As members of the church, we should be of one mind. Focused on sharing the gospel of Jesus Christ. But it’s not easy to keep our focus there because there are so many other things that distract us. We become divided on things that don’t really matter in the great scheme of things. Do we really think that God cares what color carpet we choose for the sanctuary, whether there are pews or chairs, or whether we sing hymns or contemporary christian music? What matters is whether our focus is on why Jesus came to earth in the first place.
We worry about all kinds of things. Do we not trust that God is in control of all things? Worry serves the purpose Satan has – it takes us away from the Gospel.
Our sermon today was based on Philippians 4:1-7. Paul was concerned about the drama going on in the church. There was a difference between the believers he’d been serving along side and he wanted his friends to help work this situation for good. Paul had plenty of reasons to be worried or anxious. After all, he was chained to a guard in prison 24/7 on trial for teaching about Jesus Christ. He would either be exonerated or executed. Plenty to worry about. But why didn’t he worry?
“Rejoice in the Lord always. I will say it again: Rejoice! Let your gentleness be evident to all. The Lord is near. Do not be anxious about anything, but in every situation, by prayer and petition, with thanksgiving, present your requests to God. And the peace of God, which transcends all understanding, will guard your hearts and your minds in Christ Jesus.”Philippians 4:4-7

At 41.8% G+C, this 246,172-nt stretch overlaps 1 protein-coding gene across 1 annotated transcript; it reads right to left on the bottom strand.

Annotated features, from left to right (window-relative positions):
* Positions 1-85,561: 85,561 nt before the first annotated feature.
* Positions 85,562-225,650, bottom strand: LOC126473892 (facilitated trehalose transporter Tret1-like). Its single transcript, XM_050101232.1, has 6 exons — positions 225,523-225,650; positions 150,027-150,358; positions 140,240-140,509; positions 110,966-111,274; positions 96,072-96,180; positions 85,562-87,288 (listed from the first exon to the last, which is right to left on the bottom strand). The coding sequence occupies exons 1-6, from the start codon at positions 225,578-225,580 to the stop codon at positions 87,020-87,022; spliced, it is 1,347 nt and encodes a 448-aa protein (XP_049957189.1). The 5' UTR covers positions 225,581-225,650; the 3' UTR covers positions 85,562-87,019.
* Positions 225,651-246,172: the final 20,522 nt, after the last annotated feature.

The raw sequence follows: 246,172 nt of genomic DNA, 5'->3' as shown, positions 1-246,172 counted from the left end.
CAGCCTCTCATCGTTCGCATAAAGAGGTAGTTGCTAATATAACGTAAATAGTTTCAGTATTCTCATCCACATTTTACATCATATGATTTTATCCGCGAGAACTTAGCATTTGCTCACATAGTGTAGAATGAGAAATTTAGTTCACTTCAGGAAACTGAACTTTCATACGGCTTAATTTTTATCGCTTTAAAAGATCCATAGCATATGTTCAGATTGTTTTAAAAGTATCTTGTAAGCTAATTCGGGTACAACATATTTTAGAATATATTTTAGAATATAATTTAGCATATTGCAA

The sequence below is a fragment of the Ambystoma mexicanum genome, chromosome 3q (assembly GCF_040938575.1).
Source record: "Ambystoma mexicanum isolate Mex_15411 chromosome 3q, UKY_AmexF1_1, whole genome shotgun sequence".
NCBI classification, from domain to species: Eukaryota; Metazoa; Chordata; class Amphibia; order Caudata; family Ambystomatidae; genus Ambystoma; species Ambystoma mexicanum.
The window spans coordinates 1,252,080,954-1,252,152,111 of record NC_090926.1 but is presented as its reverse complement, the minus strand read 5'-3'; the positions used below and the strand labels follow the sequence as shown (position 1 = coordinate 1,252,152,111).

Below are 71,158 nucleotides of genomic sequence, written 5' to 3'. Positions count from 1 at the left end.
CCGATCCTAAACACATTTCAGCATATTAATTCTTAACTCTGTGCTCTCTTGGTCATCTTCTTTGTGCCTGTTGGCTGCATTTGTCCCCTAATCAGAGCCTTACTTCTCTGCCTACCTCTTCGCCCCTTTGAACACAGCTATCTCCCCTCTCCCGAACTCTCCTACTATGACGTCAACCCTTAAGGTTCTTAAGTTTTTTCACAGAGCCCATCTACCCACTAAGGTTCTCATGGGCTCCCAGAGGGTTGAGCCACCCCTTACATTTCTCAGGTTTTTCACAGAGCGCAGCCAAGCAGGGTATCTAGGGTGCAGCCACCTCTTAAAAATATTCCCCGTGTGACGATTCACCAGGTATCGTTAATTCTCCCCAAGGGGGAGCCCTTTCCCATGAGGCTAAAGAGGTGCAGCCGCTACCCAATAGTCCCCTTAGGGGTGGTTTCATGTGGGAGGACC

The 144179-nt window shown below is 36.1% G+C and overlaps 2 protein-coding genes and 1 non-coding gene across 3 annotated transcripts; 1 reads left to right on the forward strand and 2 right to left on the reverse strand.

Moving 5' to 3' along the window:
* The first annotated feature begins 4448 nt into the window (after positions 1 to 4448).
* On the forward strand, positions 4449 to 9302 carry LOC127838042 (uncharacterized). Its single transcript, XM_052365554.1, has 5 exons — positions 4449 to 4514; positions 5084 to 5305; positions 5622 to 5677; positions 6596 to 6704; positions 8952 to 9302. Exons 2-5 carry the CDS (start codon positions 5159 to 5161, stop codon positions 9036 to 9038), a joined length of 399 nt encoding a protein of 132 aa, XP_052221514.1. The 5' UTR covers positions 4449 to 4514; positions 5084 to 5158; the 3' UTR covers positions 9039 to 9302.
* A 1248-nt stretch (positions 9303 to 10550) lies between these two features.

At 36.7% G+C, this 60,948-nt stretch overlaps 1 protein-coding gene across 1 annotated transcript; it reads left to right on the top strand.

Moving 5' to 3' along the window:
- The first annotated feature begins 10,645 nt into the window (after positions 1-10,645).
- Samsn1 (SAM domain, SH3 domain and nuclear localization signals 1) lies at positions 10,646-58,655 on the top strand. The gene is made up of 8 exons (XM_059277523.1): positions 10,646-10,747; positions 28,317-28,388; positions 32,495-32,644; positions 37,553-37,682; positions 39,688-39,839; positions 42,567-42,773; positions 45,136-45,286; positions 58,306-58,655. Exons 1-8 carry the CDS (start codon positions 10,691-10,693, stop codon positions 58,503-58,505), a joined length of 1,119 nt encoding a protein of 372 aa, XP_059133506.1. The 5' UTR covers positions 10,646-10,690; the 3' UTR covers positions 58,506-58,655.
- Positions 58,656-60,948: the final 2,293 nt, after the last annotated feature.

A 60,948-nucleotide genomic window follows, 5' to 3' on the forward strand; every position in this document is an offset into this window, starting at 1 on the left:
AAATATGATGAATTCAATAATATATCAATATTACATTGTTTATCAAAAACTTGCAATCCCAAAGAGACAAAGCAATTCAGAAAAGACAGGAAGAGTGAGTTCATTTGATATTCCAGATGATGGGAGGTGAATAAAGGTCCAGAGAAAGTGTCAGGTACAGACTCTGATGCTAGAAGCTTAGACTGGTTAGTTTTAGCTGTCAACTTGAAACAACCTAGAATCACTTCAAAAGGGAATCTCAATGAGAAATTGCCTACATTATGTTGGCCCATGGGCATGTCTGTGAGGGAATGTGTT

Paul’s joy was based on the confidence that God was in control. This gives him freedom to let go of his anxieties because he knows that the Lord will take up his cause. We don’t have to worry about vengeance. That belongs to God.
Paul tells us that prayer is how we deal with every situation. Prayer isn’t something that comes easily to us all, but I think that’s because we think there’s one way to pray. Sometimes I don’t feel like I can find the words to express what I want to say. But our prayers don’t have to be eloquent words of poetry. Just tell God what you want to say in plain words. He doesn’t expect us to speak as they did in biblical times. He’ll understand us.
So, Jon, our pastor gave us a simple guide to saying our prayers. I’ve seen it before, but it’s worth sharing here.
Use the acronym A. C. T. S. and pray through it.
- A – Adoration. Giving of praise, credit, respect
- C – Confession. Owning up. Sins, fears, doubts
- T – Thanksgiving. County our blessings reminds us of God’s provision and faithfulness
- S – Supplications. What is the need? Earnestly, humbly asking
Jon challenged us to keep a journal of these prayers for a week and trust the process. But he also warned that praying doesn’t always guarantee that God will do what you want. Prayer doesn’t change God, it changes us.
The result of prayer is that the “peace of God” guards the heart and mind. It doesn’t mean the absence of trials on the outside, but it does mean a quiet confidence within, regardless of circumstances, people, or things.
- When I pray I’m reminded of what I do know…
- God is still God
- That He will never leave us or forsake us
- That my Redeemer lives
- All those things merge into the one thing
- The singularity of hope…
- God’s got this
This gives me hope and peace that everything is going to be alright, regardless of what the world looks like right now.